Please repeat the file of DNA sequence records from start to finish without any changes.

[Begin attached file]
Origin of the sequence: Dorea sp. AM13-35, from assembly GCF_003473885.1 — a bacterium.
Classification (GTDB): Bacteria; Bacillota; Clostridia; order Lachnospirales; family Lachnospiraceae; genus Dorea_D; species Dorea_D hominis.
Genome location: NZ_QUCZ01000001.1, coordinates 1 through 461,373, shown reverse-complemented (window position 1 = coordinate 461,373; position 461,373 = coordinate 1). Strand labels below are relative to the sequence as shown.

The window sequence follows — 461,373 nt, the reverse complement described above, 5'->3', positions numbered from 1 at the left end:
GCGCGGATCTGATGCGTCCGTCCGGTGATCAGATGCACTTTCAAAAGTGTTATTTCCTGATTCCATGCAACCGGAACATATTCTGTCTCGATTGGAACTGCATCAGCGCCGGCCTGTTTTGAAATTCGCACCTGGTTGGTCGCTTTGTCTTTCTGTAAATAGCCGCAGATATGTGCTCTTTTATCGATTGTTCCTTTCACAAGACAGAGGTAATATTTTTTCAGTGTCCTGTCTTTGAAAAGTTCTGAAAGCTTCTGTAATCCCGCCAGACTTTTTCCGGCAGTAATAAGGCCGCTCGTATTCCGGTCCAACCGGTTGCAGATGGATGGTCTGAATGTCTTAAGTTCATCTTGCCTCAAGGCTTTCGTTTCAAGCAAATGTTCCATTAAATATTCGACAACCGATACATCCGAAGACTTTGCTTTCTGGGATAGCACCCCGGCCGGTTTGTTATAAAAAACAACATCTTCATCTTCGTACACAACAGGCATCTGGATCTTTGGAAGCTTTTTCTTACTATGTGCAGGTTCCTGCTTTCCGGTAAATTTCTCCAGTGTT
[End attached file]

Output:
Origin of the sequence: Dorea sp. AM13-35, from assembly GCF_003473885.1 — a bacterium.
Classification (GTDB): Bacteria; Bacillota; Clostridia; order Lachnospirales; family Lachnospiraceae; genus Dorea_D; species Dorea_D hominis.
Genome location: NZ_QUCZ01000001.1, coordinates 1 through 461,373, shown reverse-complemented (window position 1 = coordinate 461,373; position 461,373 = coordinate 1). Strand labels below are relative to the sequence as shown.

The window sequence follows — 461,373 nt, the reverse complement described above, 5'->3', positions numbered from 1 at the left end:
GCGCGGATCTGATGCGTCCGTCCGGTGATCAGATGCACTTTCAAAAGTGTTATTTCCTGATTCCATGCAACCGGAACATATTCTGTCTCGATTGGAACTGCATCAGCGCCGGCCTGTTTTGAAATTCGCACCTGGTTGGTCGCTTTGTCTTTCTGTAAATAGCCGCAGATATGTGCTCTTTTATCGATTGTTCCTTTCACAAGACAGAGGTAATATTTTTTCAGTGTCCTGTCTTTGAAAAGTTCTGAAAGCTTCTGTAATCCCGCCAGACTTTTTCCGGCAGTAATAAGGCCGCTCGTATTCCGGTCCAACCGGTTGCAGATGGATGGTCTGAATGTCTTAAGTTCATCTTGCCTCAAGGCTTTCGTTTCAAGCAAATGTTCCATTAAATATTCGACAACCGATACATCCGAAGACTTTGCTTTCTGGGATAGCACCCCGGCCGGTTTGTTATAAAAAACAACATCTTCATCTTCGTACACAACAGGCATCTGGATCTTTGGAAGCTTTTTCTTACTATGTGCAGGTTCCTGCTTTCCGGTAAATTTCTCCAGTGTT